Principal Investigator: Jessica Allegretti, Lynn Bry
Patients with inflammatory bowel disease (IBD) are at greater risk of developing Clostridioides difficile infections, a bacterium that infects the gut, and are more likely to experience severe outcomes from infection than patients without IBD. Validated methods of detecting toxin-producing C. difficile in patients with IBD are lacking, so we developed a screening method using colonoscopy washes from these patients. The washes were used for experimentation as is (unmanipulated) and simultaneously enhanced for C. difficile growth in a nutrient-rich environment for the bacterium. Growth that looked like C. difficile was identified using a laser-based system that analyzes molecules in the bacterium. A gene-amplifying technique was used to determine if identified C. difficile strains contained a gene that would allow production of a harmful toxin. C. difficile was detected in 15% of washes in the nutrient-rich environment compared to 10% of unmanipulated washes. 93.3% of strains identified in the washes in the nutrient-rich environment were toxin-producing compared to 60% in the unmanipulated washes. Enhanced testing methods can better identify the presence of C. difficile in patients. More effective C. difficile identification, particularly toxin-producing C. difficile, can change the course of treatment in IBD patients.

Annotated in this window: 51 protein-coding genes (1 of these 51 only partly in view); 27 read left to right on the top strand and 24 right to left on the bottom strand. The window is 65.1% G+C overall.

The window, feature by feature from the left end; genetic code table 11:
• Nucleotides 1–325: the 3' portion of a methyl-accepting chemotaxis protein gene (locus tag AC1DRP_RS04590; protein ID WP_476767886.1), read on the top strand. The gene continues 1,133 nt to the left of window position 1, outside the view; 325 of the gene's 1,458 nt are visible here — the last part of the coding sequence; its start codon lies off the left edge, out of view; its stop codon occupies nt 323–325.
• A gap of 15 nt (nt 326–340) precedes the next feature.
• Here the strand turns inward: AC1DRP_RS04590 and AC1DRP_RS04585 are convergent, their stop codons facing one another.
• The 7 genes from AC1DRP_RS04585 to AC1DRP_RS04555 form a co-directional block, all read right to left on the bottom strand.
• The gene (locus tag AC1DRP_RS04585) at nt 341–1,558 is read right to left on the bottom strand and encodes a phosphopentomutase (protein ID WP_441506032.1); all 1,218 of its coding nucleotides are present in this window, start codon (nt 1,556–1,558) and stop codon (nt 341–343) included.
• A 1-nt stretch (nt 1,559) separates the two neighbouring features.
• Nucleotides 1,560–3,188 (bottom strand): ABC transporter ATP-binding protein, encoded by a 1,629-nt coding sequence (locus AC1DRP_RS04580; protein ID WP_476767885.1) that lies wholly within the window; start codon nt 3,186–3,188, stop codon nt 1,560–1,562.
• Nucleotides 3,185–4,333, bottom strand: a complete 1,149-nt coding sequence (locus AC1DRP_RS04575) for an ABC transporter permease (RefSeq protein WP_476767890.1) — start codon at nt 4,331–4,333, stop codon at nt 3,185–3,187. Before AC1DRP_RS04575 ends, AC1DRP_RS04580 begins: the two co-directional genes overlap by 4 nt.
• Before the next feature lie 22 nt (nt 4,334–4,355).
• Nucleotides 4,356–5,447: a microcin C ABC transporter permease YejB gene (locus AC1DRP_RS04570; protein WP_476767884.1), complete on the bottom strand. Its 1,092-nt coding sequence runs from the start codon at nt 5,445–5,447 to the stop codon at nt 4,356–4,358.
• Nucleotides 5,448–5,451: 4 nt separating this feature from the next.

Patients with inflammatory bowel disease (IBD) are at greater risk of developing Clostridioides difficile infections and are more likely to experience severe outcomes from infection than patients without IBD. Validated methods of detecting toxigenic C. difficile carriage in patients with IBD are lacking, so we developed a C. difficile screening method for these patients using 100 colonoscopy washes collected during a colonoscopy. Selective enrichment was evaluated with plating of washes to CHROMID® C. difficile agar. This method evaluated growth in taurocholate and antibiotic-enhanced Brain Heart Infusion (BHI) broth with plating to CHROMID® C. difficile agar. C. difficile was identified by colony morphology and speciated via mass spectrometry or RapID™ ANA. Toxin carriage in C. difficile strains was determined by PCR. Taurocholate and antibiotic-enhanced BHI enrichment showed greatest sensitivity of detection at 15% followed by direct culture of washes at 10%. Toxin carriage was found in 60% of C. difficile strains identified via direct culture and 93.3% of strains identified via enhanced BHI enrichment. Increased qualitative testing can identify the presence of C. difficile in patients that initial processing may miss. More effective C. difficile identification, particularly toxigenic C. difficile, can change the course of treatment in IBD patients.
If the PDF viewer does not load initially, please try refreshing the page.